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Sunday, 8 July 2007

The best way to decay

I have a large backyard by local standards. Our property is 900sqm and the house etc would probably only cover around a third of that area. So there are plenty of trees and shrubs competing with a fair swathe of grass for the remaining space, all of which yield a fair amount of what some people call "garden waste".

Inside, we eat fresh fruit and vegetables on a daily basis and are producing a steady stream of "kitchen waste".

But of course it's not waste. It's a resource which I want to convert into natural fertiliser for enriching the soil and growing healthy food.

My neighbour generously provided me with one of those simple black plastic open-bottomed compost bins which he said was "surplus to requirements". For the last couple of months I've been feeding it with material from both the garden and the kitchen, turning it all over occasionally and adding a bit of water now and then. There's certainly something biological going on in there... the volume of material keeps shrinking and at times there have been different kinds of larvae and/or worms visible. But I'm not convinced that what's being produced is anywhere near as useful for fertilising my veges as I was hoping for.

The same neighbour also loaned me a book on composting which suggested that making compost effectively requires a lot of material to be combined in exactly the right proportions all in one go and then carefully tended. It was like baking a soufflé or something. And the fellow who gave the talk on BioChar a few weeks back implied a similar thing when he mentioned that "hot composts" are too hard to do right in a regular-sized back yard.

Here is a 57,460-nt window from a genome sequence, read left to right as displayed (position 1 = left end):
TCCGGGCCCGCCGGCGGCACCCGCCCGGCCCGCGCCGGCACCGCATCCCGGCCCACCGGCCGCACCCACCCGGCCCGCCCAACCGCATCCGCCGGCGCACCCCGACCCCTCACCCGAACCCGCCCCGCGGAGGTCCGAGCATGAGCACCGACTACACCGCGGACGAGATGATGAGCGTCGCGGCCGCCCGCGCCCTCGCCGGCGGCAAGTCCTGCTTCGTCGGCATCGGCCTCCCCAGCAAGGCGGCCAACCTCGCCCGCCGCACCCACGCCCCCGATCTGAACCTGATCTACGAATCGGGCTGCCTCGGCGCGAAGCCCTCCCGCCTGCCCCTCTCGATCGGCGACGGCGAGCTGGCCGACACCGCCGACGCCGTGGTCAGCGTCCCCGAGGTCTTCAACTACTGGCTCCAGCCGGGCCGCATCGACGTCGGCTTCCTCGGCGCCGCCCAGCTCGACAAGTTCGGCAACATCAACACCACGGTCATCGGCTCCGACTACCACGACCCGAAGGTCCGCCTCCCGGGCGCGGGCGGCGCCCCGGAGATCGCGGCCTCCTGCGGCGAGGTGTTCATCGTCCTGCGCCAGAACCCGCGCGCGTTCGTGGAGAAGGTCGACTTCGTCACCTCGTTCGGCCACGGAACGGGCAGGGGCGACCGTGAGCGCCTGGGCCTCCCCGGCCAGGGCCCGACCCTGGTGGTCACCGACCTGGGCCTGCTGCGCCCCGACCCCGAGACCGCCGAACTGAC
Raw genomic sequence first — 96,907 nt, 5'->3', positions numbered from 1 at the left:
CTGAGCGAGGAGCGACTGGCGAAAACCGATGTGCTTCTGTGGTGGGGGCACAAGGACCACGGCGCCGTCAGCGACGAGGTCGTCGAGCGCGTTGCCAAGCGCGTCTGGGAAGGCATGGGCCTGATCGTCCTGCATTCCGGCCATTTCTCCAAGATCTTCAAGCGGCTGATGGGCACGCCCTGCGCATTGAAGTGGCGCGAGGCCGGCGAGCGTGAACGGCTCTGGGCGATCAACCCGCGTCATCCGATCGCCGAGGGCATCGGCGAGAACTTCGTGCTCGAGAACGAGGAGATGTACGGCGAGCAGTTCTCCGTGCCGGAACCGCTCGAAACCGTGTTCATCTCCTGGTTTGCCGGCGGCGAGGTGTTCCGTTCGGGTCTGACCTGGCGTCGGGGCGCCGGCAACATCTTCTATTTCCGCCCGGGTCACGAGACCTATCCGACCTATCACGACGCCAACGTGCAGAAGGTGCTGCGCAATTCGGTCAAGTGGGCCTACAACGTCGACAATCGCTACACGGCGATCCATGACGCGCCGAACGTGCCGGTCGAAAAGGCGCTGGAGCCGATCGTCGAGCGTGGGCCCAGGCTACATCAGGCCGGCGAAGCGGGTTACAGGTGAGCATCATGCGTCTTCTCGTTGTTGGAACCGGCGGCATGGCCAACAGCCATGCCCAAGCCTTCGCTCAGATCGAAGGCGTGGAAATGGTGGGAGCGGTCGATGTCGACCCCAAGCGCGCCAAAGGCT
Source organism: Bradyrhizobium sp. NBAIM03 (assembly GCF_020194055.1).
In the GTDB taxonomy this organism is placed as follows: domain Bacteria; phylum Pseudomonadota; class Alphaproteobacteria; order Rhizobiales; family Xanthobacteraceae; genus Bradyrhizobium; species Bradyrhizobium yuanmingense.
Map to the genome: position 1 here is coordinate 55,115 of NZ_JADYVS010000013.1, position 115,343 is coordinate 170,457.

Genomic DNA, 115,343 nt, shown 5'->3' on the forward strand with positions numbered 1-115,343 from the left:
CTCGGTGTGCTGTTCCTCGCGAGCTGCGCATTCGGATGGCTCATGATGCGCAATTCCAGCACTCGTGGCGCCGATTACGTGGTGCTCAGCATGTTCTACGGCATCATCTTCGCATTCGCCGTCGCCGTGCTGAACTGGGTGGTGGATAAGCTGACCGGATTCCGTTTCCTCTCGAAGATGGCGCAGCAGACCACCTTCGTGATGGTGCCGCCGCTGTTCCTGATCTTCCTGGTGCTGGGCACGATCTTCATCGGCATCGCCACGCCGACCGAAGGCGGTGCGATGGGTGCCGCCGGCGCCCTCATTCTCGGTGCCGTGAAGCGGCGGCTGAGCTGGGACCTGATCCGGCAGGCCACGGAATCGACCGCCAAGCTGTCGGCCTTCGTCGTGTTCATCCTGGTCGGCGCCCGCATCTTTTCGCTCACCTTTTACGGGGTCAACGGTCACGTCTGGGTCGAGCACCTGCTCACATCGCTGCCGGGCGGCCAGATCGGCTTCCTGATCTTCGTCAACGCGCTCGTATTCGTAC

So what should somebody like me do? What about people with smaller yards, or mere balconies and courtyards? Well here are a few options:

BioChar bloke showed us pictures of a method of "cold composting" he was experimenting with, which involved digging a series of shallow pits which you would fill up one by one with whatever material came to hand before moving on to the next one. The theory is that by the time you filled up the last one the first would have decomposed to a degree which made its contents useful elsewhere in your garden and the cycle could continue from there. It still takes up a fair bit of space but doesn't require any financial investment to get started.

Part of the reason that "hot composts" require so much material and effort is that they need the bulk to produce and retain the heat, and they need frequent turning over to ensure proper aeration. There's a fancy compost bin on the market aimed at the suburban non-gardeners like me which uses a combination of insulation to trap heat and an innovative central air tube to try and get the benefits of hot composting without the effort. And it gets a very positive review (link to PDF) from a reputable Australian gardening club.

If you don't have a garden or a large family to produce enough waste to feed a large bin like that, then a worm farm could be the way to go. I was astonished to find that you can buy not only the farms themselves but also boxes of live worms from my local hardware megastore. These commercial kits are relatively cheap (compared to the fancy compost bin anyway) but I've seen instructions in various places for how you could build your own from relatively common bits and pieces.

Worms produce a different kind of fertiliser to compost, and you have to be a little careful with what you feed them (they really don't like onion or citrus, I hear) but if you're growing in pots on a balcony or in a courtyard it's pretty much an ideal solution.

I'm probably going to persist with my current compost bin for a little longer and see if I can't make anything useful of it. If not... I'm tempted by worms because they're cheap, effective, self-renewing and probably something the kids would enjoy. The fancy bin is attractive but I'm not sure if buying another new plastic thing is really the kind of solution I'm looking for.

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